Panera Bread exposed the records of 37 million customers – including addresses and the last four digits of their credit card – on its website, a report has revealed.
The information, which also included names, email addresses, and birthdays, could have been breached for at least eight months, according to KrebsOnSecurity.
Investigative cybercrime journalist Brian Krebs found that these records were available in plain text from panerabread.com, which customers can use to order food online for delivery or pick-up.
Panera Bread exposed the records of 37 million customers – including addresses and the last four digits of their credit card – via its website, a report has revealed
Krebs said Panera Bread was informed of the breach back in August by security researcher Dylan Houlihan.
Houlihan shared emails with Krebs dated August 9, 2017 in which Panera’s director of information security, Mike Gustavison, said the company was ‘working on a resolution’.
But Houlihan said the flaw ‘never disappeared’.
‘I checked on it every month or so because I was pissed,’ he told Krebs.
The journalist then found that customer records could still be easily indexed on the site with ‘very little effort’.
The information, which also included names, email addresses, and birthdays, could have been breached for at least eight months on panerabread.com (pictured)
Panera Bread was informed of the breach back in August by security researcher Dylan Houlihan, who notified Panera’s director of information security Mike Gustavison
‘The format of the database also lets anyone search for customers via a variety of data points, including by phone numbers,’ Krebs added.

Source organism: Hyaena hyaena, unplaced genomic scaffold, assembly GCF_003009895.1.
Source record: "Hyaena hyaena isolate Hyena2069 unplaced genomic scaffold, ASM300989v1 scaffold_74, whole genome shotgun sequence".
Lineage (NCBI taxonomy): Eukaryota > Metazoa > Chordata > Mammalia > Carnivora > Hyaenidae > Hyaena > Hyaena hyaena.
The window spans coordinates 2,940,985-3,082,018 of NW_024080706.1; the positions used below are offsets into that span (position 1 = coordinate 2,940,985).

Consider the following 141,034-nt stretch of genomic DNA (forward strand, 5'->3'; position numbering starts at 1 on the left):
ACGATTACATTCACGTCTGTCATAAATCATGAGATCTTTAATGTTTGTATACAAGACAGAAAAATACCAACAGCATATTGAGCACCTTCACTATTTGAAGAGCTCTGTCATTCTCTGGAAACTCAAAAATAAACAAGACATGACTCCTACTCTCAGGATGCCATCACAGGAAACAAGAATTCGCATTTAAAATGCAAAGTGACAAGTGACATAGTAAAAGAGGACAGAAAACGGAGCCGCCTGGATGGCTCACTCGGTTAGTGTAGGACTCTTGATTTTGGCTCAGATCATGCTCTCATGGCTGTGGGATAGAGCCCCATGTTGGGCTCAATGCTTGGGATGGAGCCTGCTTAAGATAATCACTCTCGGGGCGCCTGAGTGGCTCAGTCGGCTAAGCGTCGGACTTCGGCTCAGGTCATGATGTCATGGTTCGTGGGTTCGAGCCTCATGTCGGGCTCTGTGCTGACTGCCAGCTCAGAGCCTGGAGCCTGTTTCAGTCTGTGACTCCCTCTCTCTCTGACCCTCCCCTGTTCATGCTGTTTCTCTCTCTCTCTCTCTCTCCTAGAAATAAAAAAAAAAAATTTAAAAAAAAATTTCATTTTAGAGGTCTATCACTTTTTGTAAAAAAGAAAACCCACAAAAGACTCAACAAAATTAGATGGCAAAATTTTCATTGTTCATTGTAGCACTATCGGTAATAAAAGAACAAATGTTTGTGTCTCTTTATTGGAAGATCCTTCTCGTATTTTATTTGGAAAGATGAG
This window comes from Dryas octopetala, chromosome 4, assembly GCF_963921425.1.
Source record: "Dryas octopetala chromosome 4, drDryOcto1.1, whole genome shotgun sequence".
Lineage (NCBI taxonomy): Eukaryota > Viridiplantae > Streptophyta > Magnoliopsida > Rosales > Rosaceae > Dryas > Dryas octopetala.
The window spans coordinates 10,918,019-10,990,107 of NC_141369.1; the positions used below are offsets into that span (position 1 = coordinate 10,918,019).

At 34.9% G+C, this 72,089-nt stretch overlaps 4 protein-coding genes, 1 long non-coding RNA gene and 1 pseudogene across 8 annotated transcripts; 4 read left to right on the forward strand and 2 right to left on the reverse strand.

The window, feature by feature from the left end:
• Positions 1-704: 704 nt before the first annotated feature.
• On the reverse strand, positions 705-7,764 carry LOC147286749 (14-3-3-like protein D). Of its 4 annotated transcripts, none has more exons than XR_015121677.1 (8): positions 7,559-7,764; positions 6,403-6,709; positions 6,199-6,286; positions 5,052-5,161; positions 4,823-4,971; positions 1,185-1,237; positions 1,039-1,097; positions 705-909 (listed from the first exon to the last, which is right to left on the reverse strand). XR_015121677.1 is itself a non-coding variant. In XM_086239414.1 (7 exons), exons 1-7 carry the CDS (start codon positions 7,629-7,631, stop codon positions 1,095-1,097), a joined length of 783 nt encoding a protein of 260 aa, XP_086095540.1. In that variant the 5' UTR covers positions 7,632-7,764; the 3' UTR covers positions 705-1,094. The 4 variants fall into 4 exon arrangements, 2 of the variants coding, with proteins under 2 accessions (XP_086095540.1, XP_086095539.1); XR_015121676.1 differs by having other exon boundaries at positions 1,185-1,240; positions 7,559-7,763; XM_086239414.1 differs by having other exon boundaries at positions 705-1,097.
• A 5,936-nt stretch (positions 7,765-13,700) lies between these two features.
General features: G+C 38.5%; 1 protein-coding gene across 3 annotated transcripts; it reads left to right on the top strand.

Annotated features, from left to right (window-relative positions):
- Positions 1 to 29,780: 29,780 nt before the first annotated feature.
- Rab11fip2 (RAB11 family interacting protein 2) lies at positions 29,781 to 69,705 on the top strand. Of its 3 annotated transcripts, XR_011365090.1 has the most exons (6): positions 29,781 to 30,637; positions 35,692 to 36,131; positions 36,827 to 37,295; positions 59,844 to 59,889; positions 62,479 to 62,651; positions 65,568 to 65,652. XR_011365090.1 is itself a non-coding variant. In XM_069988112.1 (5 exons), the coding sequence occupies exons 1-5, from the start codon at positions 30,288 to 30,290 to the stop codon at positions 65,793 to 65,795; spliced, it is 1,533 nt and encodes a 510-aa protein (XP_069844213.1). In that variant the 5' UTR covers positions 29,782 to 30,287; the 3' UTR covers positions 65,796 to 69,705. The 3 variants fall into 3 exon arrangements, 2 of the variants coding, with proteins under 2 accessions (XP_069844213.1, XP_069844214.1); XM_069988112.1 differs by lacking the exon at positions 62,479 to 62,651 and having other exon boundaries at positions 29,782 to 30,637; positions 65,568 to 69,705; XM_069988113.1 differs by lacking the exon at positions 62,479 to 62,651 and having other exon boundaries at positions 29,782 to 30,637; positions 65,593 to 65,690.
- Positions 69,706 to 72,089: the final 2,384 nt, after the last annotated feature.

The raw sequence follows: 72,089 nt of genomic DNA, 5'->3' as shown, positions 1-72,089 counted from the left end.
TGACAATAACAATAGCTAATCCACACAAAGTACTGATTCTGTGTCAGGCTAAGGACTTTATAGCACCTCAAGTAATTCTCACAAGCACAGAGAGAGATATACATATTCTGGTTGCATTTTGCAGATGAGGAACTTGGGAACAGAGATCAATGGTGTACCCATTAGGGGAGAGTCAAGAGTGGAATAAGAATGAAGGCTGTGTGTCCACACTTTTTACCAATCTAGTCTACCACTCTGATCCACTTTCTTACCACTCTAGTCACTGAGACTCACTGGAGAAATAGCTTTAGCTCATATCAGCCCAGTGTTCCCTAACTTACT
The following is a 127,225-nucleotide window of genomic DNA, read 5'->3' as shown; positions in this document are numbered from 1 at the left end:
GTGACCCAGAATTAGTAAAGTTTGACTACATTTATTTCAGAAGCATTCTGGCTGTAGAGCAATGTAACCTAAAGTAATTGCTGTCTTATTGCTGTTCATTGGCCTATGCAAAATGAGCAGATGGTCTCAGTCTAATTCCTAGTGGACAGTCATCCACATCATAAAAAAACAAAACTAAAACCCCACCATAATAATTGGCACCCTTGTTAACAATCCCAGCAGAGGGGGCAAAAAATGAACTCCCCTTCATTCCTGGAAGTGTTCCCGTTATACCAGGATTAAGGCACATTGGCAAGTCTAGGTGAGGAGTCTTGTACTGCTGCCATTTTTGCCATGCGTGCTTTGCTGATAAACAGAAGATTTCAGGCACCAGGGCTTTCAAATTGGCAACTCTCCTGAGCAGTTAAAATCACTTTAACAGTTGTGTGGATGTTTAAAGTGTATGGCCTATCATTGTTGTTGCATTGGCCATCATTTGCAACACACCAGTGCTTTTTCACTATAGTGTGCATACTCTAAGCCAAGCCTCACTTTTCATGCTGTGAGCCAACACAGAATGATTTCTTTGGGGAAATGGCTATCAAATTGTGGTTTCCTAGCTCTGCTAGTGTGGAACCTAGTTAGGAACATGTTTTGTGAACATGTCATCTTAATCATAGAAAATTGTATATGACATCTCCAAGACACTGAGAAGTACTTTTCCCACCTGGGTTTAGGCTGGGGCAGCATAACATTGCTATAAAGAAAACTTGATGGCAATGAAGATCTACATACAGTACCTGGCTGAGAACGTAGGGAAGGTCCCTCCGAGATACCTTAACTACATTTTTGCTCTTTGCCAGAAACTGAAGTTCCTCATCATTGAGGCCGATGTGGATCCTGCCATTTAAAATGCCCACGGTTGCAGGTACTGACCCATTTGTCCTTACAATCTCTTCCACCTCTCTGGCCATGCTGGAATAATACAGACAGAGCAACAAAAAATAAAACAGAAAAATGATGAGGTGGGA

Krebs noted that customers’ Panera loyalty card numbers were also exposed, which could be potentially abused by scammers.
And further research revealed that the breach also extended to Panera’s commercial division, which encompasses catering companies as well.
Krebs said the website was briefly taken offline after he spoke to Panera’s chief information officer.
Panera revealed on Monday it had ‘resolved’ the security flaw and claimed it affected ‘fewer than 10,000 consumers’.
The website was briefly taken offline on Monday before Panera issued a statement saying it had ‘resolved’ the security flaw
‘Panera takes data security very seriously, and this issue is resolved,’ Panera Bread Chief Information Officer John Meister told FOX Business.
‘Following reports today of a potential problem on our website, we suspended the functionality to repair the issue.’
‘Our investigation is continuing, but there is no evidence of payment card information nor a large number of records being accessed or retrieved.’
‘Our investigation to date indicates that fewer than 10,000 consumers have been potentially affected by this issue, and we are working diligently to finalize our investigation and take the appropriate next steps.’